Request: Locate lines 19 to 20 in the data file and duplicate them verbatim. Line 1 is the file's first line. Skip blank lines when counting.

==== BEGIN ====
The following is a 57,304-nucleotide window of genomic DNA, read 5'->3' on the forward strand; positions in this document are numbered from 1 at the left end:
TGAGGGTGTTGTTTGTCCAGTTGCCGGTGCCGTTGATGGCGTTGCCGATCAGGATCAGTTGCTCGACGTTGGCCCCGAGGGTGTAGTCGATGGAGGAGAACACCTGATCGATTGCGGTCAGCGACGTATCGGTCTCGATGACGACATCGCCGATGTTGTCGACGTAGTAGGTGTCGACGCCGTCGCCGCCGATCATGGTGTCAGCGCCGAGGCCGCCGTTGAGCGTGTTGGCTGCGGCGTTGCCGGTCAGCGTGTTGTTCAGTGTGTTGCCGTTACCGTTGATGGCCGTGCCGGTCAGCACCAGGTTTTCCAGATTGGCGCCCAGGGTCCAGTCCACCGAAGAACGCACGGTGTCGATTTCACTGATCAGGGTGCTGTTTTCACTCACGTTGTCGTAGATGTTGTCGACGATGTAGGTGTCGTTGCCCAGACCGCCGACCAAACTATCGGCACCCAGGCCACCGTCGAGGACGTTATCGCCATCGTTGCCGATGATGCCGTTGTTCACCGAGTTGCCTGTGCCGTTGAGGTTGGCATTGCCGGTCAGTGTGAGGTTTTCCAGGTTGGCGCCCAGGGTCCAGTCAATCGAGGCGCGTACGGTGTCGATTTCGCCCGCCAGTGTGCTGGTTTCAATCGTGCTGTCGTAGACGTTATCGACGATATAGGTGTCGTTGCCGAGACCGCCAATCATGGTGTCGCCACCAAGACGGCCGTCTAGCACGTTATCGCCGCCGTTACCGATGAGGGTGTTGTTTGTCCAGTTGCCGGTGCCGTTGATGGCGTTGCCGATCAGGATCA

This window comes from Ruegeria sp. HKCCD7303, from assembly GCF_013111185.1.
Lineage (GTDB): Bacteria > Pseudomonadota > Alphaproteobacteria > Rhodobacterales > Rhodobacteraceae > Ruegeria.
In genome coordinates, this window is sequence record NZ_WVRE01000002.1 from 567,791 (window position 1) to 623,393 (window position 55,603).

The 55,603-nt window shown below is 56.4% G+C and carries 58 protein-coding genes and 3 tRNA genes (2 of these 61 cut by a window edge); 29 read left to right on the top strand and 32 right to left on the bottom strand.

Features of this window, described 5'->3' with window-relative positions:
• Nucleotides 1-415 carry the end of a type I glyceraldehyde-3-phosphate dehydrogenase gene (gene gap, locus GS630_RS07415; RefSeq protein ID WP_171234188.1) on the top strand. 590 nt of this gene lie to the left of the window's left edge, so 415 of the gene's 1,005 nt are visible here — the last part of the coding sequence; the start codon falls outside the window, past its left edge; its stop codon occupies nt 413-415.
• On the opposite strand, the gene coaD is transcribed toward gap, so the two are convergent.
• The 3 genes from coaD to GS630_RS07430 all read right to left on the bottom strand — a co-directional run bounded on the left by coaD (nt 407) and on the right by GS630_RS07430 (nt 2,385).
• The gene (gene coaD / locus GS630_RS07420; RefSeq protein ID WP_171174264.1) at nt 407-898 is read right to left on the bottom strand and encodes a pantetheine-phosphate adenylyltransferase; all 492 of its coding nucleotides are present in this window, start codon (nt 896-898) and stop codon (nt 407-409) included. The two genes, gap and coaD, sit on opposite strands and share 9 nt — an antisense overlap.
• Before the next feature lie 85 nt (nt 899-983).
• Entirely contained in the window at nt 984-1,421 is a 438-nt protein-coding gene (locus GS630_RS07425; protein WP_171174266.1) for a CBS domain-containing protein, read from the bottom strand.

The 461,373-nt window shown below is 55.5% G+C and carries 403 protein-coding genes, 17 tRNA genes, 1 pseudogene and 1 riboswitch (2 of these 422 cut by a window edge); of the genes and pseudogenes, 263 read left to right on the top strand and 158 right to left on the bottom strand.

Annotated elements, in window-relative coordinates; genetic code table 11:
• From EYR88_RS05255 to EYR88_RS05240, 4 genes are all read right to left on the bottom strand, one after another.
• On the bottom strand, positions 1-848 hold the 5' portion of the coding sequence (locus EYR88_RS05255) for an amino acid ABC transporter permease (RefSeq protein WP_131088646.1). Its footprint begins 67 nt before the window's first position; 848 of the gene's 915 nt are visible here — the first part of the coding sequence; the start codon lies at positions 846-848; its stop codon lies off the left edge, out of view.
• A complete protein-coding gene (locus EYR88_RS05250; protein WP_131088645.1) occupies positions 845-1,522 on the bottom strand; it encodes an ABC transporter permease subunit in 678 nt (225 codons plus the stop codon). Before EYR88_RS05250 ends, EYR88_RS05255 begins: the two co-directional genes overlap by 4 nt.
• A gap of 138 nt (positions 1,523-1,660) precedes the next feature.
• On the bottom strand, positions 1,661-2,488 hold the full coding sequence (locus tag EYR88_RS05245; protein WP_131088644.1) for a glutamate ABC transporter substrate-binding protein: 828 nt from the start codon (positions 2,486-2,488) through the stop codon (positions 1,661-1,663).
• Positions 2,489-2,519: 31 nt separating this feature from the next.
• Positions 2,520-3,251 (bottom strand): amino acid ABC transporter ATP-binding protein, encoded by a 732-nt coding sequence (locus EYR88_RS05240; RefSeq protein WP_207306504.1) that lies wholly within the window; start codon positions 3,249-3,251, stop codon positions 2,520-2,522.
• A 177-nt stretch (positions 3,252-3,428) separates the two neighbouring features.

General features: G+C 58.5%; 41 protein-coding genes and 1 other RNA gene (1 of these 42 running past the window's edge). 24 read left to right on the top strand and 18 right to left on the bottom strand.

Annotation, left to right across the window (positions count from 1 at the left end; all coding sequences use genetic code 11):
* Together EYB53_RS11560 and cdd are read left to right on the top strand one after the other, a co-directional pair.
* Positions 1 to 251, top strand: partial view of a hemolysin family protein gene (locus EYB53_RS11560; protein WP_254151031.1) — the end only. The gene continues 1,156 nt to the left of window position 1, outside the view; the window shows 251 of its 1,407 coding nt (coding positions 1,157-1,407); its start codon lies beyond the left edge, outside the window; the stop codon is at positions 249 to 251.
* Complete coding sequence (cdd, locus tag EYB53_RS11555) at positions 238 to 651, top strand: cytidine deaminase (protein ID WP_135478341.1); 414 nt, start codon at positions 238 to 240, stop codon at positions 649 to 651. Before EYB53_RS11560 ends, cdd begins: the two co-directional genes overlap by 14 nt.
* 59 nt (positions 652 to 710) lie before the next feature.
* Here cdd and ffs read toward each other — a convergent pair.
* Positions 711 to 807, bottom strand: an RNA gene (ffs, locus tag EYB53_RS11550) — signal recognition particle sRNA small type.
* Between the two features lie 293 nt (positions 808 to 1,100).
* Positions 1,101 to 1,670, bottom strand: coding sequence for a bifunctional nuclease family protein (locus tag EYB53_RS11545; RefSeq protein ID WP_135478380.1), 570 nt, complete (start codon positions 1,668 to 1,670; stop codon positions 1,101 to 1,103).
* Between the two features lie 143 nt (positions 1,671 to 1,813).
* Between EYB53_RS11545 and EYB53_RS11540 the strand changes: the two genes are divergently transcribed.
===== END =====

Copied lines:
• A gap of 138 nt (positions 1,523-1,660) precedes the next feature.
• On the bottom strand, positions 1,661-2,488 hold the full coding sequence (locus tag EYR88_RS05245; protein WP_131088644.1) for a glutamate ABC transporter substrate-binding protein: 828 nt from the start codon (positions 2,486-2,488) through the stop codon (positions 1,661-1,663).